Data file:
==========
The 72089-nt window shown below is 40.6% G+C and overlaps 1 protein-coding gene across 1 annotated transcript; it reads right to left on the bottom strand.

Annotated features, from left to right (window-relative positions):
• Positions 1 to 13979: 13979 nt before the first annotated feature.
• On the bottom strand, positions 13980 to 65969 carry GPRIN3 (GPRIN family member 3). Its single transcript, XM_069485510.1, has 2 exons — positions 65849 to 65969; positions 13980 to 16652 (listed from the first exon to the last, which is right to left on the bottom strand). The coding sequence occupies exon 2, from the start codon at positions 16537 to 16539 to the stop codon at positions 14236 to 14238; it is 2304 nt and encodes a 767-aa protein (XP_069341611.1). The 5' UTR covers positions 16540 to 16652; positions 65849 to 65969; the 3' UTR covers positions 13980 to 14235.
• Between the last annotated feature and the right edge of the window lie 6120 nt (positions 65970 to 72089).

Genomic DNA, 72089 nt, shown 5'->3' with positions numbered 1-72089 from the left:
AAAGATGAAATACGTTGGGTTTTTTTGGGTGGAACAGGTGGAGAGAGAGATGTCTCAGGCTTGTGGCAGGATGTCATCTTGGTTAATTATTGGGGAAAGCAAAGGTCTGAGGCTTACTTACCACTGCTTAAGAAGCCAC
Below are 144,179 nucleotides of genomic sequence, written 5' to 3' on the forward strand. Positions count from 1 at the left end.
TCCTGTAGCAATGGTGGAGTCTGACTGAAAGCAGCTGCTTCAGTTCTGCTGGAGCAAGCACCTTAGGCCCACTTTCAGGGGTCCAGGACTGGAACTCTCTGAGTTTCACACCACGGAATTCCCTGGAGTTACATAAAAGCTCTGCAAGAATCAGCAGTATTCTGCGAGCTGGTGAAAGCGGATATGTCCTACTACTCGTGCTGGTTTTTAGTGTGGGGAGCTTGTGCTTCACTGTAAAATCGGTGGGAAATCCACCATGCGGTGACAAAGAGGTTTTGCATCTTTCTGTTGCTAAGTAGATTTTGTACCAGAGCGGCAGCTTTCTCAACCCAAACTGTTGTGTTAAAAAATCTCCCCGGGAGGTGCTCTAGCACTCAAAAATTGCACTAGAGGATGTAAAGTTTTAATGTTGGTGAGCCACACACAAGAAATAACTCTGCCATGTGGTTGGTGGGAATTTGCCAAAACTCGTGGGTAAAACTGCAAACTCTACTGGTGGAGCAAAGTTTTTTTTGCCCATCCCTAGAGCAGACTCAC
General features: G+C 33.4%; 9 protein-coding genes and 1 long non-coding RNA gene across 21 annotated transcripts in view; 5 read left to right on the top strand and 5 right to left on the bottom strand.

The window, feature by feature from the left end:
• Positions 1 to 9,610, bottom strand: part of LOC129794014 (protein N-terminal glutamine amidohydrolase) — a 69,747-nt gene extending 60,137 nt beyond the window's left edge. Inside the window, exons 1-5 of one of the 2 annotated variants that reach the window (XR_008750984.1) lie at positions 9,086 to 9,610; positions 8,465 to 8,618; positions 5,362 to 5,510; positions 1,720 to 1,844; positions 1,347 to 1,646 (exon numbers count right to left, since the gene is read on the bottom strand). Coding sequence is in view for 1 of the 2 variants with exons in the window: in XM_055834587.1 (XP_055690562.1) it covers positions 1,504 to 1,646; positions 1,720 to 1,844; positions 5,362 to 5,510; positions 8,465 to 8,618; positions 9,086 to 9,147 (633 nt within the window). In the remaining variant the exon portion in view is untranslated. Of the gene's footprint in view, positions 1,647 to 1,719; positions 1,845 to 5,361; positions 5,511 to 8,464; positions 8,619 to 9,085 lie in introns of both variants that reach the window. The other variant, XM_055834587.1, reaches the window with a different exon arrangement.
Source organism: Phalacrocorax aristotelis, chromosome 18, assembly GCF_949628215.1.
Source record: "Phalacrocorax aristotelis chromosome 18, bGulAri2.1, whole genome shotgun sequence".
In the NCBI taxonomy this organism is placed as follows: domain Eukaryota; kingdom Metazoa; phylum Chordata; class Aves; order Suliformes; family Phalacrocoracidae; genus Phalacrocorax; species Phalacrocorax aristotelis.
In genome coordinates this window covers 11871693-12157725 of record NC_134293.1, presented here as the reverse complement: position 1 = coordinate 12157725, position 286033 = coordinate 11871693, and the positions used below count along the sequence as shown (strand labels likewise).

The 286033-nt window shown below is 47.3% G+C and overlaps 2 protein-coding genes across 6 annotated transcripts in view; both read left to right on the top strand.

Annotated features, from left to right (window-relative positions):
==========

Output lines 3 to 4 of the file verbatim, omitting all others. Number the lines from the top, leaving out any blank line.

• Positions 1 to 13979: 13979 nt before the first annotated feature.
• On the bottom strand, positions 13980 to 65969 carry GPRIN3 (GPRIN family member 3). Its single transcript, XM_069485510.1, has 2 exons — positions 65849 to 65969; positions 13980 to 16652 (listed from the first exon to the last, which is right to left on the bottom strand). The coding sequence occupies exon 2, from the start codon at positions 16537 to 16539 to the stop codon at positions 14236 to 14238; it is 2304 nt and encodes a 767-aa protein (XP_069341611.1). The 5' UTR covers positions 16540 to 16652; positions 65849 to 65969; the 3' UTR covers positions 13980 to 14235.